The library stands at one end of the lovely Park an der Ilm, close to Schloss Weimar (shut for renovation). A stroll through the park takes you past numerous historic buildings and monuments, none more significant than the garden house where Goethe wrote several poems. Finally, we sat down in the historic Marktplatz to plan the rest of our visit over a Ehringsdorfer Ritterbräu, a local beer brewed to a 175 year-old recipe.
12 thoughts on “Weimar, where German history collides”
Bauhaus now? One learns somethng everytime in your posts. Cheers.
They got around the Bauhaus! I have to say, I wasn’t impressed with the house, the rooms were quite small and felt a little cramped. Hope all’s well, Brian? It appears that Mexico has decided to go in the opposite direction to Texas, which is an interesting turn of events!
My late son-in-law who was an architect liked Bauhaus, but only as a source of inspiration. The end result of Bauhaus is often a place where you can’t hang a painting on the wall.
Since I cut off the news almost completely, I don’t know what you mean about Texas… I’ll look it up. Au revoir.
Ah, well it was a big deal for the feminist movement I believe, and Mexican civil society. Whereas, Texas, not so much so. Bauhaus can definitely feel a bit unhuman at times, but I am a bit of a fan.
I suspect you’re going to be trying to find ways to get back to this part of Germany as often as possible to take in all the things you haven’t managed to yet. And then you also have to try and see as much of Belgium as possible… You’re going to be busy! Weimar looks wonderful so far – I assume you’ll have more to say about it yet. I look forward to it.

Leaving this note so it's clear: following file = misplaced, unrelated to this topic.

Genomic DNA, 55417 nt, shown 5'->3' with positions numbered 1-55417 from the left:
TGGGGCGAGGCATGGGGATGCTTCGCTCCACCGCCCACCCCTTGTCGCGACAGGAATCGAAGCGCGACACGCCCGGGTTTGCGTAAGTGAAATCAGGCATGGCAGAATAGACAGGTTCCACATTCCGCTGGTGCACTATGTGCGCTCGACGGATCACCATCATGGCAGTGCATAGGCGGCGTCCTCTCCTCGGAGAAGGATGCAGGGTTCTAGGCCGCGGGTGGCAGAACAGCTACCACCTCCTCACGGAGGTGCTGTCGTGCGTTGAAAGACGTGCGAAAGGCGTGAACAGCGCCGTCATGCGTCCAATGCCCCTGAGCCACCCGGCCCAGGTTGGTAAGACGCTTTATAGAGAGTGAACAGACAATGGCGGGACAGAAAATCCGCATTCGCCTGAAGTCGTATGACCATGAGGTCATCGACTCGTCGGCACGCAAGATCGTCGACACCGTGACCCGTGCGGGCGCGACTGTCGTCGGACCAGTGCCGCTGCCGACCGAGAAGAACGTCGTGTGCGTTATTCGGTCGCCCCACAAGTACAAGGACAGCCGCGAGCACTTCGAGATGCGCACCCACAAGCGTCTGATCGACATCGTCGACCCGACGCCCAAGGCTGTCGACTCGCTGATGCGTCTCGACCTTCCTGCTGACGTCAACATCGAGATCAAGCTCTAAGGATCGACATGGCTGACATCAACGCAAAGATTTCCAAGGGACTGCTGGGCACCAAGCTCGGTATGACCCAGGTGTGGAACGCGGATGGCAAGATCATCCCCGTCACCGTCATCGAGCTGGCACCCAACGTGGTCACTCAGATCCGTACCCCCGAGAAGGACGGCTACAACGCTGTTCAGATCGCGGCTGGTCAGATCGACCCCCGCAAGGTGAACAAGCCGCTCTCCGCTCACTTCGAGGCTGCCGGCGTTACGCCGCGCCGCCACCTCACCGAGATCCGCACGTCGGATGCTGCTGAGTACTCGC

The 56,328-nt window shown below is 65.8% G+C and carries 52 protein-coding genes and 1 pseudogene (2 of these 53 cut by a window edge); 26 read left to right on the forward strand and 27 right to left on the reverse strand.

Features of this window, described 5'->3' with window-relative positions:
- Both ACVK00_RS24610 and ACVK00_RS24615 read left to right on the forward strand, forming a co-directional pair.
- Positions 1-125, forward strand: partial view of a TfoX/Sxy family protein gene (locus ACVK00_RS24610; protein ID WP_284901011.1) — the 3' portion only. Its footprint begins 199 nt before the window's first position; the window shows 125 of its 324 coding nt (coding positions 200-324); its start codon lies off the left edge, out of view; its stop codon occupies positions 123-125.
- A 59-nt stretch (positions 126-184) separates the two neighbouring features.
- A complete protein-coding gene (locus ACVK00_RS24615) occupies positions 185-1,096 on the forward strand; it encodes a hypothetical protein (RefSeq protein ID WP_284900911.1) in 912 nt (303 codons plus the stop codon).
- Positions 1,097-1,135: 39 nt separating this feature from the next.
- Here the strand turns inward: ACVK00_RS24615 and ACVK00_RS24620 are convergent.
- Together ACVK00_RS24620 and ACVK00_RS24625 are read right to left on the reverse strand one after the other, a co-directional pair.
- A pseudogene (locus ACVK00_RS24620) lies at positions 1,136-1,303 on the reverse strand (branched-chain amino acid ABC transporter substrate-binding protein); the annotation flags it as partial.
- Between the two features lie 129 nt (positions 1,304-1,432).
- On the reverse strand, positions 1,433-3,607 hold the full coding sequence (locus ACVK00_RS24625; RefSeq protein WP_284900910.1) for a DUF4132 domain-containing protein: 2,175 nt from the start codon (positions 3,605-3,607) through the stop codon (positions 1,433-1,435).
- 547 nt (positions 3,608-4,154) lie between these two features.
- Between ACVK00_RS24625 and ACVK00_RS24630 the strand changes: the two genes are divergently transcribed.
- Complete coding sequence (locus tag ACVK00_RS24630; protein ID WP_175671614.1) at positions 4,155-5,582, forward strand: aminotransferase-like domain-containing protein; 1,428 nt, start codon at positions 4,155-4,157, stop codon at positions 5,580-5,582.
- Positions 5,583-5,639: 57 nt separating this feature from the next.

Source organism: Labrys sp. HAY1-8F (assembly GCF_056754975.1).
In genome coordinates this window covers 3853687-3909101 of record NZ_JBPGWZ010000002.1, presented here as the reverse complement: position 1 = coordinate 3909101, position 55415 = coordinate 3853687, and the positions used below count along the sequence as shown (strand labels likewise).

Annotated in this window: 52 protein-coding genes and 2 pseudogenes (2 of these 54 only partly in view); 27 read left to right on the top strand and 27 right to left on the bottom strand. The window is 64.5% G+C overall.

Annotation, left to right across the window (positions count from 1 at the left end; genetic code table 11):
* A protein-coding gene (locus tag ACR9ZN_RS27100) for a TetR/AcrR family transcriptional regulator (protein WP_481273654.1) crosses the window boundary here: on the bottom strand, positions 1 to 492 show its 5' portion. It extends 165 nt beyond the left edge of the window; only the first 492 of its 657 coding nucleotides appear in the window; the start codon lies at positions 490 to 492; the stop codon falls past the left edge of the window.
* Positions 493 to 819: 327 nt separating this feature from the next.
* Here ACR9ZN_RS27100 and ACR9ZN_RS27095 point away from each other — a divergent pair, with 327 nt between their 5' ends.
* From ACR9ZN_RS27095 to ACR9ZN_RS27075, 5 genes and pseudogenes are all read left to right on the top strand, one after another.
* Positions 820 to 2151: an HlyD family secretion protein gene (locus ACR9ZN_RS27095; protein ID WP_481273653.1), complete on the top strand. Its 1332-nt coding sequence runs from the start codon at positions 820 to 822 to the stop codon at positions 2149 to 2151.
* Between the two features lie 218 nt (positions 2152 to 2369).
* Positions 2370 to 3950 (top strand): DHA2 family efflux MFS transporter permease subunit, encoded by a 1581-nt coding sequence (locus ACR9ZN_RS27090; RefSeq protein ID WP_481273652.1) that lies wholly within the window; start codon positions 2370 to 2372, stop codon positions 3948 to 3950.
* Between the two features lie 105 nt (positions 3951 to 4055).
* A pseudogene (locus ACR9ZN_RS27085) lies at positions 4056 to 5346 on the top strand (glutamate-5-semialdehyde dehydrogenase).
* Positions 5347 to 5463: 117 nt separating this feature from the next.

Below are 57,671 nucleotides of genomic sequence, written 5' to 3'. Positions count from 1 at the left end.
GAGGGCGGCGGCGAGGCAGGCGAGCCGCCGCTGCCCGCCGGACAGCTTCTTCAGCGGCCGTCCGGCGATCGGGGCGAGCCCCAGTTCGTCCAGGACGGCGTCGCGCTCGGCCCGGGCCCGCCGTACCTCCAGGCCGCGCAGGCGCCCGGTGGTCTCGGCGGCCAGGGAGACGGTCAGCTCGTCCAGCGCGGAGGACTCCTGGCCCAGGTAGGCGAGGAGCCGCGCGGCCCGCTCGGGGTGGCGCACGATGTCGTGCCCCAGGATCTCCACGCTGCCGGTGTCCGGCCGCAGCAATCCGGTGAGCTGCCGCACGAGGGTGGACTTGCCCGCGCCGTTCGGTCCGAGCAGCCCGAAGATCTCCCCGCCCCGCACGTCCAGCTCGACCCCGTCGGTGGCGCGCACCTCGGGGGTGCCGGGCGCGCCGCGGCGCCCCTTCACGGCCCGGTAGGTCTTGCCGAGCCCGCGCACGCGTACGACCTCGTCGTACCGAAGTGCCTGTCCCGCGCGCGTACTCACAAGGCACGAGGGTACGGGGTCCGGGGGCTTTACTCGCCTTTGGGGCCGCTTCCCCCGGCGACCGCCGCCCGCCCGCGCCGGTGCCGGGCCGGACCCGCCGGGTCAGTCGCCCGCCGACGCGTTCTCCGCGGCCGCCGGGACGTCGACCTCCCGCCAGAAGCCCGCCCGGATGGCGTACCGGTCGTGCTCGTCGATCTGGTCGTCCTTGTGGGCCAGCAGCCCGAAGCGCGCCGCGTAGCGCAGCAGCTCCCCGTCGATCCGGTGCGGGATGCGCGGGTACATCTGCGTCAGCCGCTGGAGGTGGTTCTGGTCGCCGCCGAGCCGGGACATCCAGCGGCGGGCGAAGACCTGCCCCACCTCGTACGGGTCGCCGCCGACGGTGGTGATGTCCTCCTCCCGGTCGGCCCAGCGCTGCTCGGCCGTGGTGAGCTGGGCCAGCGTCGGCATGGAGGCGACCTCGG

Germany just keeps on surprising me, there is such a wealth of fascinating places. The region around Weimar is littered with historic towns and villages, and Weimar itself was a real eye opener. I’ve just posted another Weimar piece, but there is a lot we didn’t get to do.
What a gorgeous place!
It really is.
Any reader who has the opportunity to visit lovely Weimar should also visit Tiefurt Castle, which is only a few kilometers away from the city.
Tiefurt was once the “place of the Muses” for Weimar’s court society. Duchess Anna Amalia of Saxony-Weimar and Eisenach made the rural estate her summer residence in 1781. Far from the constraints of ceremonial life, she passed the time with art and music and received numerous guests, most prominently Goethe, Herder, Wieland and Schiller. The spacious park, which together with the mansion is part of the UNESCO World Heritage Site “Classical Weimar”, is an important example of an early sentimental landscaped garden, complete with picturesque niches, sculptures and memorial stones.
Marvelous views of the library.
The library was wonderful including the big slippers they insist you wear that go over the top of normal shoes. It’s like wearing clown shoes.